Reparations for Land Taken from the Black Community

Take the survey about Urban Renewal land.

Nantahala Hotel on Depot St. in Asheville’s Southside neighborhood. Photo: Special Collections, Ramsey Library, UNC Asheville.
Urban renewal destroyed African American churches, schools, and businesses, including the Nantahala Hotel on Depot St. in Asheville’s Southside neighborhood. Photo: Special Collections, Ramsey Library, UNC Asheville.

Local researcher Priscilla Ndiaye Robinson, MSML, led a powerful presentation at the March 20, 2023 Community Reparations Commission (CRC) meeting.

Her team documented what happened to the hundreds of acres of land seized in the Southside neighborhood by the City of Asheville in the 1960s, one of several projects that destroyed hundreds of homes and businesses in the Black community.

Measuring the Impact of Urban Renewal

It turns out that most of the seized Southside urban renewal land was sold at rock bottom prices to real estate developers, who saw an opportunity to reap massive benefits for themselves. And they have: the value of that land increased over the ensuing decades by as much as 1000%.

This adds devastating detail to the deep injustice of this chapter of local history, and underscores why both Asheville and Buncombe County publicly apologized and promised amends for their complicity in urban renewal when they passed their 2020 Reparations resolutions.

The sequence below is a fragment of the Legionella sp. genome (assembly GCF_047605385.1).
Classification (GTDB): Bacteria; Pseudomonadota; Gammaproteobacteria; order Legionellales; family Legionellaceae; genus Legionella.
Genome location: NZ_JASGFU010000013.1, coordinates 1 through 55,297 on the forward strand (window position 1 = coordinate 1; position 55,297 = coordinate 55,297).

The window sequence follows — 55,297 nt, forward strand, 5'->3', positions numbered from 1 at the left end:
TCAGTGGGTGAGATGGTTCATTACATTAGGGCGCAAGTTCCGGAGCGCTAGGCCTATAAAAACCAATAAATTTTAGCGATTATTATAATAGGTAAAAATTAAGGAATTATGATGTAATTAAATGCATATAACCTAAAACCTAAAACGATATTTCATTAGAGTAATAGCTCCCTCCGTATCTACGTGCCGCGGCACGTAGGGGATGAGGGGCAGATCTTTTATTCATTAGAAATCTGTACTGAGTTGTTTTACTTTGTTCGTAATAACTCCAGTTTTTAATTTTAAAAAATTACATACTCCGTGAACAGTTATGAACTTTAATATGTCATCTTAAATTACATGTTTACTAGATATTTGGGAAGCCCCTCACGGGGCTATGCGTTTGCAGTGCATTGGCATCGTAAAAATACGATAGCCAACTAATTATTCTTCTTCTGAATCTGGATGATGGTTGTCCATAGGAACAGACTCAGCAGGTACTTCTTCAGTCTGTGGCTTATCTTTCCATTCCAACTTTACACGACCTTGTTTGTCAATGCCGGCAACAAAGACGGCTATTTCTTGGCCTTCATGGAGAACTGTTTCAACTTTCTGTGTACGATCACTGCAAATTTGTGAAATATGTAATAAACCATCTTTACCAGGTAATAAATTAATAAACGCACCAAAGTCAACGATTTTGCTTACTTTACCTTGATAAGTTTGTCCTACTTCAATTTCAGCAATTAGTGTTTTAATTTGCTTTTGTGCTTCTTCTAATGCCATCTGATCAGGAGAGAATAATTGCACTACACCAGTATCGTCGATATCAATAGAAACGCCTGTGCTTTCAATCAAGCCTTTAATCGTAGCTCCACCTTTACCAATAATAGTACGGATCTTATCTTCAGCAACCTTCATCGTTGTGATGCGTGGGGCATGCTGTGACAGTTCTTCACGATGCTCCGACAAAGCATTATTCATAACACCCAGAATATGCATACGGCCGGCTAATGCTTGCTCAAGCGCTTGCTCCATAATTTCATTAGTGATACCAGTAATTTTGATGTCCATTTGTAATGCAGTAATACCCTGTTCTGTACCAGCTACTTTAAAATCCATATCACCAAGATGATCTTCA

To better understand the history of urban renewal, review the City’s Story Map page (tinyurl.com/5aey49m6), which summarizes this history and impact. Also check out the Urban Renewal Impact website (urbanrenewalimpact.org) developed by Priscilla Ndiaye Robinson, MSML.

In their 2020 Reparations Resolutions, both the City of Asheville and Buncombe County declared that they “apologize to the Black community and seek to make amends for (their) participation in an urban renewal program that harmed multiple, successful black communities.”

In 2020, the Asheville City Council passed a moratorium on selling any of their remaining properties in anticipation of forthcoming recommendations from the CRC. In fact, there is a draft recommendation working its way through the CRC that calls for all of the land taken from the Black community to be returned. Do you agree that this should happen?

For the Reparations Commission’s process to succeed, it’s important for community members to support their critical work. We have an opportunity right now to offer the CRC valuable feedback and show that our region’s commitment to reparations remains strong. Fill out the survey today; it takes less than five minutes to complete.

Complete the survey at rjcavl.org/land-reparations.